We should not underestimate how difficult it was at various stages to overcome obstacles to the transformation into a Commonwealth. We owe much to Nehru of India for supporting the title 'Head of the Commonwealth' for the British Monarch soon after the Irish Free State had withdrawn from the Commonwealth. There has been a continuous debate as to whether new members should be Republics or Realms with a Governor-General. There have been upsurges of republicanism in many countries, not least Australia in 1975 when the Governor- General Sir John Kerr sacked the Prime Minister Gough Whitlam, yet in the 90s 54.7% voted against a Presidential system, chosen by Parliament. Many African countries had serious doubts after independence about a link with the British Monarchy but in Ghana the Queen won over Nkrumah who remarked, "It would be too bad for that young girl if we left the Commonwealth". In Canada Trudeau encouraged republicanism until he discovered during a visit by the Queen that more people turned out for her than for him! Around that time, in the early 80s, I played a role as a Foreign Qffice Minister in passing the Patriation Act which transferred our last Colonial controls to Canada. And still today they have a Governor-General.

But Philip Murphy highlighted many other challenges which had to be overcome if the Commonwealth was to survive. The arrival of 750,000 Commonwealth immigrants in Britain between 1950 and 1960 symbolised the end of Empire. Britain was then inclined to turn towards the United States and the new Common Market. Many officials and indeed politicians showed no interest in the emerging Commonwealth. Then South Africa withdrew from the Commonwealth and the issue of sanctions and the sale of arms to South Africa and, together with the Unilateral Declaration of Independence in the then Rhodesia, catapulted the issue of race and white supremacy into the melting pot. My experience as Minister for Africa during the intense period after 1979 demonstrated how effective The Queen's role was behind the scenes, steadying the tension by her presence and giving private advice to leaders like President Kaunda. Jim Callaghan said that "The Queen's opinion was enough to tip the scales" with Ian Smith over the issue of African majority rule in Rhodesia. Later she was brilliant at getting alongside Mandela soon after his release from prison and winning him over. Sonny Ramphal, Secretary-General at that time, has stressed how critical was The Queen's role.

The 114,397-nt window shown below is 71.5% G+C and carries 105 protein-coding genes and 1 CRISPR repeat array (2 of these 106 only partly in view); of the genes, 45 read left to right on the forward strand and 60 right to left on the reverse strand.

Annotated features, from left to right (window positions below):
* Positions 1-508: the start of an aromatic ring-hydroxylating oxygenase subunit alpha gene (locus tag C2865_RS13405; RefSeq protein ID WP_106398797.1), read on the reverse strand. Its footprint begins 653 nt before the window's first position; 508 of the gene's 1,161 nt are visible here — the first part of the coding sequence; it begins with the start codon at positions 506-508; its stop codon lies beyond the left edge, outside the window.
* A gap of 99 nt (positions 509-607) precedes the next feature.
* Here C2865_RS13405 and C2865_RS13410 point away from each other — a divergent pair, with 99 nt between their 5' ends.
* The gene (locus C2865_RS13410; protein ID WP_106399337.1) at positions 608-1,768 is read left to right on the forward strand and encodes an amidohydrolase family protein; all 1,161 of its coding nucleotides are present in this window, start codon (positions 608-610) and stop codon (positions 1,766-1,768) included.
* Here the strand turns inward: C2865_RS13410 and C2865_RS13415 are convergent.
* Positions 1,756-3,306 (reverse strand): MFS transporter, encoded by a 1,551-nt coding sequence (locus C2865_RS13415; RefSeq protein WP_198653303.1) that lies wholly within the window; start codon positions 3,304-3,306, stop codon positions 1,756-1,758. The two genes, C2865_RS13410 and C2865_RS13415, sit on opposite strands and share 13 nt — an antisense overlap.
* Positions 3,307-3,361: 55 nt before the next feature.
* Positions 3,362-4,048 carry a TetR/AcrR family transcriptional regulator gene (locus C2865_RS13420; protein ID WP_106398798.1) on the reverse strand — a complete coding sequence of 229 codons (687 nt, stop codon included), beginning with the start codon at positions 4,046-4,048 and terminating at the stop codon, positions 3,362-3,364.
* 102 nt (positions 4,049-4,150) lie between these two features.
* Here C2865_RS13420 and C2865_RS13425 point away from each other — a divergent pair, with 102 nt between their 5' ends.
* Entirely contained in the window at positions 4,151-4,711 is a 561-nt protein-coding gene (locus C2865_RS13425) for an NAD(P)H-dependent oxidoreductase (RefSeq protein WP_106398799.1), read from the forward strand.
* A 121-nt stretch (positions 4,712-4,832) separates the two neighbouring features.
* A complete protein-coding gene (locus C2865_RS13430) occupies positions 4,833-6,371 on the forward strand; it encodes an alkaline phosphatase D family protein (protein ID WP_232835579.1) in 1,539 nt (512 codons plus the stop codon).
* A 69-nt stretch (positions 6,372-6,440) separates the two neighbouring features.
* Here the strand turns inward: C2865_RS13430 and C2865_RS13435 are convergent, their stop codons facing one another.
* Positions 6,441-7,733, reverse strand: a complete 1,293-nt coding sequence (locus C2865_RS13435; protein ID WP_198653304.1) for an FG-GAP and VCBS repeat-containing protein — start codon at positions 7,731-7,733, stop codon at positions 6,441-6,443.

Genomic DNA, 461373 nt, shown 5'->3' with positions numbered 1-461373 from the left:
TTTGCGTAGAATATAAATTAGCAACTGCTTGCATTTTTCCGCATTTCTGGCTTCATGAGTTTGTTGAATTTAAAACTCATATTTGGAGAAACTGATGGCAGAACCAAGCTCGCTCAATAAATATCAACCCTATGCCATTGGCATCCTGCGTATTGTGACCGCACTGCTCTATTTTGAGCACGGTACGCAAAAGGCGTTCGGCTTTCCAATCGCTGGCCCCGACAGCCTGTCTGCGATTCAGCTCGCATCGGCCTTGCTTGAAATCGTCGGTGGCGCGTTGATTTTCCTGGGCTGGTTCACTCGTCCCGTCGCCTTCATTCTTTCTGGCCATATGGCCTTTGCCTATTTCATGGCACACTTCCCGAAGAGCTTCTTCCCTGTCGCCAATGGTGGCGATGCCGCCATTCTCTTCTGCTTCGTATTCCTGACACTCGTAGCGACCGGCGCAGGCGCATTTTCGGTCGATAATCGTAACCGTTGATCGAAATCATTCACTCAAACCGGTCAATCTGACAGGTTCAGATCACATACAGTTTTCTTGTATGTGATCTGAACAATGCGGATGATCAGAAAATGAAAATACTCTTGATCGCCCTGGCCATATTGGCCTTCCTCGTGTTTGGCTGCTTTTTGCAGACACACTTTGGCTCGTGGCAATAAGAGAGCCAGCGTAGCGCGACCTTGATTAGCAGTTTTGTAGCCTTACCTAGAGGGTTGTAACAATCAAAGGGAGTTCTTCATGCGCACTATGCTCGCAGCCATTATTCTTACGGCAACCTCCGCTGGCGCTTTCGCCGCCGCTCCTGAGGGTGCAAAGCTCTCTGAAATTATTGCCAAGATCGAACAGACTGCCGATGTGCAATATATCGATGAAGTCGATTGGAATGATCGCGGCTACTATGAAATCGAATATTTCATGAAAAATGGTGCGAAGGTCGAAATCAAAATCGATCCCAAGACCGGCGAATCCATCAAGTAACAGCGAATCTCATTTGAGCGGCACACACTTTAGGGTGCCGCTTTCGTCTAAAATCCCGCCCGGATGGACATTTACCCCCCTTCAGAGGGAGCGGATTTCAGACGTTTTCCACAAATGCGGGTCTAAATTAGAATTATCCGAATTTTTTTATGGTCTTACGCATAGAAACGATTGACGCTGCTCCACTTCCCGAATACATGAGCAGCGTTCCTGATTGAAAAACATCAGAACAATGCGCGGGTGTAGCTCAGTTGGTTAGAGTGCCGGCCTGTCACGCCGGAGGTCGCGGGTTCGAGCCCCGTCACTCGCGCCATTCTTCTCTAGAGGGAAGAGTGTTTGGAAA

Philip Murphy demonstrates how over the decades the Queen's presence at the vast majority of Commonwealth Heads of Government Meetings has done more than anything to keep the show on the road. Sonny Ramphal has described her audiences and discussions so well. She would know "who had got what political scandal raging. She'd know the family side of things, if there were children or deaths in the family. She'd know about the economy, she'd know about elections coming up. They felt they were talking to a friend who cared about the country." That says it all. Her personal touch provided the glue. And we should not underestimate the role of the Duke of Edinburgh who often helped to give us a sense of reality in that the Commonwealth exists and it is up to us to make the best of this opportunity as the Monarchy is there to serve the interests of all the people of the Commonwealth.